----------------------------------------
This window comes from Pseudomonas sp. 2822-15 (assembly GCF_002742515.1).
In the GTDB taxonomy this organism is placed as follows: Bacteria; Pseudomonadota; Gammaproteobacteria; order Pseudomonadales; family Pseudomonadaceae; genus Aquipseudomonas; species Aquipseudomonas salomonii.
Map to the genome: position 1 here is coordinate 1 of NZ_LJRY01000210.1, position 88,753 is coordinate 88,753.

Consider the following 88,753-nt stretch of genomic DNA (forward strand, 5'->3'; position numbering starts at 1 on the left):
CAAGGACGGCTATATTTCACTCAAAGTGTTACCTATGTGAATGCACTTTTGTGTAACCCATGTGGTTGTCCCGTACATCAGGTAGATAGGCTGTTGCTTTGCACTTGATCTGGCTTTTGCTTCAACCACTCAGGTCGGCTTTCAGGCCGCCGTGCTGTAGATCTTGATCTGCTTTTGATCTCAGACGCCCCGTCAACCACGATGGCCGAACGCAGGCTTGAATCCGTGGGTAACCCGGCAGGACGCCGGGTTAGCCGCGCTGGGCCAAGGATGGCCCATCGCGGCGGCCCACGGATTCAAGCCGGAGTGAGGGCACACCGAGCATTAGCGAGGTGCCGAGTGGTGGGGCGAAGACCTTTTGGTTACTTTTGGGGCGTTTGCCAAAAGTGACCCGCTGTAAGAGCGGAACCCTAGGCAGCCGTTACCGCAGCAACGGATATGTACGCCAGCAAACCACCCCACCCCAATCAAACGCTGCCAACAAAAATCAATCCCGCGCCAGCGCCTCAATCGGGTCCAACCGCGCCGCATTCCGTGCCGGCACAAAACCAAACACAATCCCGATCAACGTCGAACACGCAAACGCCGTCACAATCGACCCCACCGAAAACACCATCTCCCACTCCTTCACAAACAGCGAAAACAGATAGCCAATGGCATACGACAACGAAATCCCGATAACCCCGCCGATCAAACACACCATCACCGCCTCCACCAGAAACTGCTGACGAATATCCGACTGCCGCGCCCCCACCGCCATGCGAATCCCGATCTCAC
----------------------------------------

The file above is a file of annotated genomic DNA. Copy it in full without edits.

This window comes from Pseudomonas sp. 2822-15 (assembly GCF_002742515.1).
In the GTDB taxonomy this organism is placed as follows: Bacteria; Pseudomonadota; Gammaproteobacteria; order Pseudomonadales; family Pseudomonadaceae; genus Aquipseudomonas; species Aquipseudomonas salomonii.
Map to the genome: position 1 here is coordinate 1 of NZ_LJRY01000210.1, position 88,753 is coordinate 88,753.

Consider the following 88,753-nt stretch of genomic DNA (forward strand, 5'->3'; position numbering starts at 1 on the left):
CAAGGACGGCTATATTTCACTCAAAGTGTTACCTATGTGAATGCACTTTTGTGTAACCCATGTGGTTGTCCCGTACATCAGGTAGATAGGCTGTTGCTTTGCACTTGATCTGGCTTTTGCTTCAACCACTCAGGTCGGCTTTCAGGCCGCCGTGCTGTAGATCTTGATCTGCTTTTGATCTCAGACGCCCCGTCAACCACGATGGCCGAACGCAGGCTTGAATCCGTGGGTAACCCGGCAGGACGCCGGGTTAGCCGCGCTGGGCCAAGGATGGCCCATCGCGGCGGCCCACGGATTCAAGCCGGAGTGAGGGCACACCGAGCATTAGCGAGGTGCCGAGTGGTGGGGCGAAGACCTTTTGGTTACTTTTGGGGCGTTTGCCAAAAGTGACCCGCTGTAAGAGCGGAACCCTAGGCAGCCGTTACCGCAGCAACGGATATGTACGCCAGCAAACCACCCCACCCCAATCAAACGCTGCCAACAAAAATCAATCCCGCGCCAGCGCCTCAATCGGGTCCAACCGCGCCGCATTCCGTGCCGGCACAAAACCAAACACAATCCCGATCAACGTCGAACACGCAAACGCCGTCACAATCGACCCCACCGAAAACACCATCTCCCACTCCTTCACAAACAGCGAAAACAGATAGCCAATGGCATACGACAACGAAATCCCGATAACCCCGCCGATCAAACACACCATCACCGCCTCCACCAGAAACTGCTGACGAATATCCGACTGCCGCGCCCCCACCGCCATGCGAATCCCGATCTCAC